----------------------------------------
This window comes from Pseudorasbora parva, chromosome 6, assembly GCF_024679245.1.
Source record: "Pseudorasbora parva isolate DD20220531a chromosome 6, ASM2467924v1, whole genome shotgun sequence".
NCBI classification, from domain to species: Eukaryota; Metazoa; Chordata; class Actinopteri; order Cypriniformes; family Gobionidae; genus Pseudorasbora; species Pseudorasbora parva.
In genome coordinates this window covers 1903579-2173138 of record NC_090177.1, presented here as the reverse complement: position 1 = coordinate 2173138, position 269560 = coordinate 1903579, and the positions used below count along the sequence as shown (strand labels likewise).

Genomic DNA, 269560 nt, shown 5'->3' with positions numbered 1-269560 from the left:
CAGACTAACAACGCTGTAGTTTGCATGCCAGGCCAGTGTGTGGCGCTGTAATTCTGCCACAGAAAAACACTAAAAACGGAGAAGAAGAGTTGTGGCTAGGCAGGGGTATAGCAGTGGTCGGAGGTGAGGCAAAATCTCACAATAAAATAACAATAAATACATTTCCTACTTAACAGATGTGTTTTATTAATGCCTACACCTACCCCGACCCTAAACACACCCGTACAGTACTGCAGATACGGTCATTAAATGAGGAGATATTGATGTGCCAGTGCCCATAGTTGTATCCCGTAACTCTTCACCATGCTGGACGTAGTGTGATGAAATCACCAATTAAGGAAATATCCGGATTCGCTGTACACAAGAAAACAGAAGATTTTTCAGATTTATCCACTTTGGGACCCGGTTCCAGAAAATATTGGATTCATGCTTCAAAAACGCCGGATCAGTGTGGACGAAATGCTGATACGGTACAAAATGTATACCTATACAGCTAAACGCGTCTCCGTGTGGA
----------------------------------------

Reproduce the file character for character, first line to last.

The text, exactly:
This window comes from Pseudorasbora parva, chromosome 6, assembly GCF_024679245.1.
Source record: "Pseudorasbora parva isolate DD20220531a chromosome 6, ASM2467924v1, whole genome shotgun sequence".
NCBI classification, from domain to species: Eukaryota; Metazoa; Chordata; class Actinopteri; order Cypriniformes; family Gobionidae; genus Pseudorasbora; species Pseudorasbora parva.
In genome coordinates this window covers 1903579-2173138 of record NC_090177.1, presented here as the reverse complement: position 1 = coordinate 2173138, position 269560 = coordinate 1903579, and the positions used below count along the sequence as shown (strand labels likewise).

Genomic DNA, 269560 nt, shown 5'->3' with positions numbered 1-269560 from the left:
CAGACTAACAACGCTGTAGTTTGCATGCCAGGCCAGTGTGTGGCGCTGTAATTCTGCCACAGAAAAACACTAAAAACGGAGAAGAAGAGTTGTGGCTAGGCAGGGGTATAGCAGTGGTCGGAGGTGAGGCAAAATCTCACAATAAAATAACAATAAATACATTTCCTACTTAACAGATGTGTTTTATTAATGCCTACACCTACCCCGACCCTAAACACACCCGTACAGTACTGCAGATACGGTCATTAAATGAGGAGATATTGATGTGCCAGTGCCCATAGTTGTATCCCGTAACTCTTCACCATGCTGGACGTAGTGTGATGAAATCACCAATTAAGGAAATATCCGGATTCGCTGTACACAAGAAAACAGAAGATTTTTCAGATTTATCCACTTTGGGACCCGGTTCCAGAAAATATTGGATTCATGCTTCAAAAACGCCGGATCAGTGTGGACGAAATGCTGATACGGTACAAAATGTATACCTATACAGCTAAACGCGTCTCCGTGTGGA